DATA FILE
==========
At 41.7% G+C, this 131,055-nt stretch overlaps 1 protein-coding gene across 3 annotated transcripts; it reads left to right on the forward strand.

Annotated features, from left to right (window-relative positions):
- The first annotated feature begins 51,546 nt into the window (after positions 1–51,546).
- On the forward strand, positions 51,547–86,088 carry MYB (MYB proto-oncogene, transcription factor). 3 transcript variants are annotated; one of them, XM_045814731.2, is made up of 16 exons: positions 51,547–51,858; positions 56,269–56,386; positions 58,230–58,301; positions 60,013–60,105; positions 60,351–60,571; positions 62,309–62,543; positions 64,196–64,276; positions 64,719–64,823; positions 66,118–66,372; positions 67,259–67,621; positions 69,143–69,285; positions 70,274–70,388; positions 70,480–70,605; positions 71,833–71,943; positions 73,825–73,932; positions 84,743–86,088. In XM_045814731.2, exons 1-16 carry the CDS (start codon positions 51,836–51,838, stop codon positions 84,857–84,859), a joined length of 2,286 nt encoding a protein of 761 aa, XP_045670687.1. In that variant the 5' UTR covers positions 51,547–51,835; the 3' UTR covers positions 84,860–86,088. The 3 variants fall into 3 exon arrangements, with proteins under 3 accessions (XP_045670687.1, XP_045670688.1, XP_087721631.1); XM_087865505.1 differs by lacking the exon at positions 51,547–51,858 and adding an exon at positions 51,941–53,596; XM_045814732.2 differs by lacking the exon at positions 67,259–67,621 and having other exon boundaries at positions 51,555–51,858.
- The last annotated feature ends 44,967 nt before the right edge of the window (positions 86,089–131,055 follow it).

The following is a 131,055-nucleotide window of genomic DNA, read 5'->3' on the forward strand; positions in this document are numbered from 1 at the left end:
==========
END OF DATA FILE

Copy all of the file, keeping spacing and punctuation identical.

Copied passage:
At 41.7% G+C, this 131,055-nt stretch overlaps 1 protein-coding gene across 3 annotated transcripts; it reads left to right on the forward strand.

Annotated features, from left to right (window-relative positions):
- The first annotated feature begins 51,546 nt into the window (after positions 1–51,546).
- On the forward strand, positions 51,547–86,088 carry MYB (MYB proto-oncogene, transcription factor). 3 transcript variants are annotated; one of them, XM_045814731.2, is made up of 16 exons: positions 51,547–51,858; positions 56,269–56,386; positions 58,230–58,301; positions 60,013–60,105; positions 60,351–60,571; positions 62,309–62,543; positions 64,196–64,276; positions 64,719–64,823; positions 66,118–66,372; positions 67,259–67,621; positions 69,143–69,285; positions 70,274–70,388; positions 70,480–70,605; positions 71,833–71,943; positions 73,825–73,932; positions 84,743–86,088. In XM_045814731.2, exons 1-16 carry the CDS (start codon positions 51,836–51,838, stop codon positions 84,857–84,859), a joined length of 2,286 nt encoding a protein of 761 aa, XP_045670687.1. In that variant the 5' UTR covers positions 51,547–51,835; the 3' UTR covers positions 84,860–86,088. The 3 variants fall into 3 exon arrangements, with proteins under 3 accessions (XP_045670687.1, XP_045670688.1, XP_087721631.1); XM_087865505.1 differs by lacking the exon at positions 51,547–51,858 and adding an exon at positions 51,941–53,596; XM_045814732.2 differs by lacking the exon at positions 67,259–67,621 and having other exon boundaries at positions 51,555–51,858.
- The last annotated feature ends 44,967 nt before the right edge of the window (positions 86,089–131,055 follow it).

The following is a 131,055-nucleotide window of genomic DNA, read 5'->3' on the forward strand; positions in this document are numbered from 1 at the left end: